Spielberg and Hanks collaborate once again in "Bridge of Spies"

Director Steven Spielberg and Tom Hanks on the set of DreamWorks Pictures/Fox 2000 Pictures' dramatic thriller, "Bridge of Spies."

Jaap Buitendijk

Tom Hanks and Steven Spielberg are joining forces for the fourth time as actor and director. Their new movie, "Bridge of Spies," opens nationwide Friday.

The Oscar winners' winning partnership this time started with a phone call, reports "CBS This Morning" co-host Gayle King.

"I called Tom, and said that I had got wind of a story that a young playwright from England, Matt Charman, had brought to DreamWorks," Spielberg said.

That story became "Bridge of Spies," a Cold War drama based on true events and steeped in intrigue and espionage.

Tom Hanks plays James Donovan, a lawyer assigned to defend an accused Soviet spy, named Rudolph Abel. Later Donovan is called on to negotiate a prisoner swap -- Abel for American pilot Gary Powers. He had been shot down and was held by the Soviet Union.

"When Matt Charman unearthed the James Donovan, and the spy swap...this was all news to me, and I, you know, called Tom on the phone and said, 'I'd love you to read this,'" Spielberg said.

"When I got the call, I pull out a trumpet, and I blew it really loud, and I took pots and pans, and banged them together. And I cut up the newspaper to form confetti, and threw it all over the house," Hanks said.

Hanks said he is a student of history.

"It's crazy. I gotta-- non-fiction entertainment to me, is more-- is a better way to spend your time than anything that you could possibly make up," he said.

"Movies should open people's eyes to something they knew nothing or very little about," Spielberg said. "Movies should open up possibilities for audiences."

"Isn't it great when you go to the movies, and 'I didn't know that?'" Hanks said.

"Yeah," Spielberg responded.

"I love the collaboration between the two of you, because it seems so easy. Is it as easy as it appears?" King asked.

"It's as easy as the film will let it be," Spielberg said. "Because 'Saving Private Ryan,' we had an easy collaboration, but it was under very difficult circumstances, because that was a tough, tough, dangerous movie to make."

"Saving Private Ryan" was the first time Hanks and Spielberg teamed up as actor and director. That was in 1998, but their friendship goes back to the 1980s.

"Our kids didn't go to the same school, but the carpool hour is universal... And he'd literally be driving past the front of my house, and I'm standing out there playing catch with the kids," Hanks said. "We were waiting for our carpool, and--'Oh, Steven's driving.' And he just slowed down for a little bit, rolled the window down -- saying, 'I'd like to talk, but I gotta get the kids to school.' And then he'd be on his way."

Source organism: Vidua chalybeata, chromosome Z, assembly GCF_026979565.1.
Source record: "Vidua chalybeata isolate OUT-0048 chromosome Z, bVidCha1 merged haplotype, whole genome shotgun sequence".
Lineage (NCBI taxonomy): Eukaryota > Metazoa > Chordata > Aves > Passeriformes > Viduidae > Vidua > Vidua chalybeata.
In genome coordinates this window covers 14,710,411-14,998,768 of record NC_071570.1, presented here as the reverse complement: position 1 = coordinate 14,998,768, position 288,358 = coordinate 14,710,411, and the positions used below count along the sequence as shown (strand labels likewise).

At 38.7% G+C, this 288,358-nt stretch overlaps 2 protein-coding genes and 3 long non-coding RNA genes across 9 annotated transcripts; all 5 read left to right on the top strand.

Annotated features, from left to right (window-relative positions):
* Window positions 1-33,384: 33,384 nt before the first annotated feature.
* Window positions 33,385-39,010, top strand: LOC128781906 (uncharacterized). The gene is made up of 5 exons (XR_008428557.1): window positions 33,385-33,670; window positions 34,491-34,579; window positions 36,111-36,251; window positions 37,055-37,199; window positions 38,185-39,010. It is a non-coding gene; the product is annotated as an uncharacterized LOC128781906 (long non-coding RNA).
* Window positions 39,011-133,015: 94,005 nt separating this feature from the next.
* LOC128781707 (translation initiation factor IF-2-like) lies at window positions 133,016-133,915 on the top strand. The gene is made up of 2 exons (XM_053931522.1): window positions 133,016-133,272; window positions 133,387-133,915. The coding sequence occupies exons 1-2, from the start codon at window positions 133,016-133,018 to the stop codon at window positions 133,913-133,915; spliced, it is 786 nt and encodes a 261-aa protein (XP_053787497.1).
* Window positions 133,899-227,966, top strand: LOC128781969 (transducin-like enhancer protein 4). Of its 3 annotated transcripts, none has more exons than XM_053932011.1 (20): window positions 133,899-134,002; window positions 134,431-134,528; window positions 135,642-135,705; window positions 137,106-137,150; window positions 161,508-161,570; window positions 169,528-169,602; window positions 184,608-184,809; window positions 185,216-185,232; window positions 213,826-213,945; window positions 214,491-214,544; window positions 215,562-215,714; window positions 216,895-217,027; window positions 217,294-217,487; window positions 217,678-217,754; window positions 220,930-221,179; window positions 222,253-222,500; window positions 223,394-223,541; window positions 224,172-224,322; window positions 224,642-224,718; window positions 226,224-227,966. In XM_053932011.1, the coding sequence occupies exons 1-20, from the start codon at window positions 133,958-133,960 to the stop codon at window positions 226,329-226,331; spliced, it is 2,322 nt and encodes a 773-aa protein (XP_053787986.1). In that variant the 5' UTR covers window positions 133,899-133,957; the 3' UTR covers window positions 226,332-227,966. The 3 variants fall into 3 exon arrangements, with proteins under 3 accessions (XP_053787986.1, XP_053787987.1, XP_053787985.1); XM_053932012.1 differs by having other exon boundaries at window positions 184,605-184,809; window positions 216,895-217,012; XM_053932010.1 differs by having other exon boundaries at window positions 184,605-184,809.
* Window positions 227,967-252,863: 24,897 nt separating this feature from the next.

"No, we've been neighbors and friends for such a long time before this, we started professionally working together," Spielberg said.

"Steven, how does one say to Tom Hanks, 'Hm, that was good but could you do that over?'" King asked.

"I guess my mantra is very simple. I say, 'That was great, that was brilliant! Once more. Once more," Spielberg said.

"He comes up and will say things like, 'Oh, [sigh] do something different," Hanks said, laughing. "So, I go, 'OK.'"

"What kind of direction is that? Do something different?" King asked.

"It works," Hanks said. "I remember seeing a long time ago, the making of an Indiana Jones movie, the one where Harrison is on the tank, and you know, and all that kind of stuff. And it shows this thing, and they're setting up this shot, and I remember Harrison Ford was saying-- he was doing something with his hand. He said, 'Steven, how about this in the foreground? Do you like this in the foreground?' And Steven would say, 'Oh, I love it. Keep it in.' And I thought, you get to do that on a Steven Spielberg (film)?"

"Oh, of course you do," Spielberg said.

"He's collaborative, huh, Tom?" King asked.

"Who knew?" Hanks said.

"It's weird. People can make all the assumptions, but the fact of the matter is a movie is like a living, breathing thing," Spielberg said. "And it just keeps evolving. We don't let the cement dry, and then go off and make the entire movie. You know? I don't like the cement to dry until they have to, you know, yank the film out of my hands and put it in movie theaters. Because it's always changing, it's always evolving."

Hanks has now starred in four Spielberg films. He said they are special opportunities for him still, and he loves to share that experience with his fellow actors.

"Because I had done this before, the other guys in the movie came up and said, 'What can we expect?' And I said, 'The best thing that can happen on the set is where Steven disappears, you don't know where he is, and then you see him out of the corner of your eye somewhere on the periphery of the set with a finder up to his eye, and he's just trying to like--"

"What does that mean, Tom, when you see that?" King asked.

"It means he's looking for something that's gonna be solid gold. And you just hope you're in it somewhere," Hanks said.

Watch the video to see what Spielberg and Hanks had to say about "Jaws" in its 40th anniversary year.